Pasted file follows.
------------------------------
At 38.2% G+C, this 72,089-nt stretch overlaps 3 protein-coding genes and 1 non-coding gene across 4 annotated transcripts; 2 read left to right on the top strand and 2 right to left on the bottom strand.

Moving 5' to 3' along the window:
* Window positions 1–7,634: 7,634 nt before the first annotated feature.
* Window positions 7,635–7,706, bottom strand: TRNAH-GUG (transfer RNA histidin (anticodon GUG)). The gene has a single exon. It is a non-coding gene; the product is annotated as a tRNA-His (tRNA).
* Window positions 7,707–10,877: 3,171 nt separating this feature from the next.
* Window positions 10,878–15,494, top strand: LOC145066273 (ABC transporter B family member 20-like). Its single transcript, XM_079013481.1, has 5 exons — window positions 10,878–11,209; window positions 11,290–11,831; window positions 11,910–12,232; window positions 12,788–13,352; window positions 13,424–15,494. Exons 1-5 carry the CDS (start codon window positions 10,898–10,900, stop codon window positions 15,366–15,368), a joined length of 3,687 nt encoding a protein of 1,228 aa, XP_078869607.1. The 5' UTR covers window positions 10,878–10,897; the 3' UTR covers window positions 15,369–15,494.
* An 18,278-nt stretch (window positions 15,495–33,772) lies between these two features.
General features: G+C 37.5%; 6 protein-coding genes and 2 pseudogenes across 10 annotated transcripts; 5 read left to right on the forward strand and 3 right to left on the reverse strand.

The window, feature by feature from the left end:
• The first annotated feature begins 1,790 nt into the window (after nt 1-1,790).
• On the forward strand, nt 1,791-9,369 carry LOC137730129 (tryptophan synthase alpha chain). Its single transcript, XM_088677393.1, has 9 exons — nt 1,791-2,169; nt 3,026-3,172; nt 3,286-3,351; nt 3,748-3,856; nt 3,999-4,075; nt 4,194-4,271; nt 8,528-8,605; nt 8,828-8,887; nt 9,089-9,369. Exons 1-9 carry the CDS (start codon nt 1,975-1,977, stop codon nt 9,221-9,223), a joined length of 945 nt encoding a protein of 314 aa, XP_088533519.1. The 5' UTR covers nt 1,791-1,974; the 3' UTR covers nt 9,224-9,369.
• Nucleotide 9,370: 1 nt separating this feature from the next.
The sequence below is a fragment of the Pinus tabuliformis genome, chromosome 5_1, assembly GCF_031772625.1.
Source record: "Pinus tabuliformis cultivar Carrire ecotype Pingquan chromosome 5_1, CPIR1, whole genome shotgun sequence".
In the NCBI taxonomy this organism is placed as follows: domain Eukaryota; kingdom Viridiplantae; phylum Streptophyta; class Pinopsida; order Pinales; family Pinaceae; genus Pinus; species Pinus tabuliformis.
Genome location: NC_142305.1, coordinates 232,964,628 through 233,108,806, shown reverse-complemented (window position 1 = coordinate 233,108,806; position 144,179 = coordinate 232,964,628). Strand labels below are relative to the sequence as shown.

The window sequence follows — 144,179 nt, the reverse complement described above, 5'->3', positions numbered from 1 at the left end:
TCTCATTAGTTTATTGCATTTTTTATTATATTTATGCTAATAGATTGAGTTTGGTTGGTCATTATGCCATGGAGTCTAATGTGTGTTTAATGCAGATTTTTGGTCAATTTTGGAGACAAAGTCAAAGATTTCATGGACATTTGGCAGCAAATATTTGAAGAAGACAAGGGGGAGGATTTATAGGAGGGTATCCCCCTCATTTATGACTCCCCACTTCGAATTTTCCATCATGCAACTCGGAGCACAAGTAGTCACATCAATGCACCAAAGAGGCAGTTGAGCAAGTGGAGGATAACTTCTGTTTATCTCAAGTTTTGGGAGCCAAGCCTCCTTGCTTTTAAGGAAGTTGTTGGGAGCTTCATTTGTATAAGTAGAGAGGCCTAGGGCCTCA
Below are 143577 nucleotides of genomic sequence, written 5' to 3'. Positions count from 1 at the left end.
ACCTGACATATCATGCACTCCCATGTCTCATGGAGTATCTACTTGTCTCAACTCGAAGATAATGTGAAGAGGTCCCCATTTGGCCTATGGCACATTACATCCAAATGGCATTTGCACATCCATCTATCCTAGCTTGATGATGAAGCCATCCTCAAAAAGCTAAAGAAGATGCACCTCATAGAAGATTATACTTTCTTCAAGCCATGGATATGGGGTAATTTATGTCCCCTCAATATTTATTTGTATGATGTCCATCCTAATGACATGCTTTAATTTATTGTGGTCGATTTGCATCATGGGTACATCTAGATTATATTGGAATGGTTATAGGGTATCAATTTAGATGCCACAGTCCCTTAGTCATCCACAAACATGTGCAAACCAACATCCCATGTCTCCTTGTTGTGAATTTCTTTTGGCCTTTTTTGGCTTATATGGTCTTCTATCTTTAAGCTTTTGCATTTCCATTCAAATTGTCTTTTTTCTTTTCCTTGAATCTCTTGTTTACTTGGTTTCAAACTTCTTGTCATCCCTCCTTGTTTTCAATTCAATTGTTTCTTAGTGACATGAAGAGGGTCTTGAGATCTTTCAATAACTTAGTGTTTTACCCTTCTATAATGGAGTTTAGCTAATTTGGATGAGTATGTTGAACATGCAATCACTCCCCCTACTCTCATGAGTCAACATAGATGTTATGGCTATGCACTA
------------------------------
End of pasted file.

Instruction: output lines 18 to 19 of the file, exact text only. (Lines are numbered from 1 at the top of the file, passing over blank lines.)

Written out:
TCTCATTAGTTTATTGCATTTTTTATTATATTTATGCTAATAGATTGAGTTTGGTTGGTCATTATGCCATGGAGTCTAATGTGTGTTTAATGCAGATTTTTGGTCAATTTTGGAGACAAAGTCAAAGATTTCATGGACATTTGGCAGCAAATATTTGAAGAAGACAAGGGGGAGGATTTATAGGAGGGTATCCCCCTCATTTATGACTCCCCACTTCGAATTTTCCATCATGCAACTCGGAGCACAAGTAGTCACATCAATGCACCAAAGAGGCAGTTGAGCAAGTGGAGGATAACTTCTGTTTATCTCAAGTTTTGGGAGCCAAGCCTCCTTGCTTTTAAGGAAGTTGTTGGGAGCTTCATTTGTATAAGTAGAGAGGCCTAGGGCCTCA
Below are 143577 nucleotides of genomic sequence, written 5' to 3'. Positions count from 1 at the left end.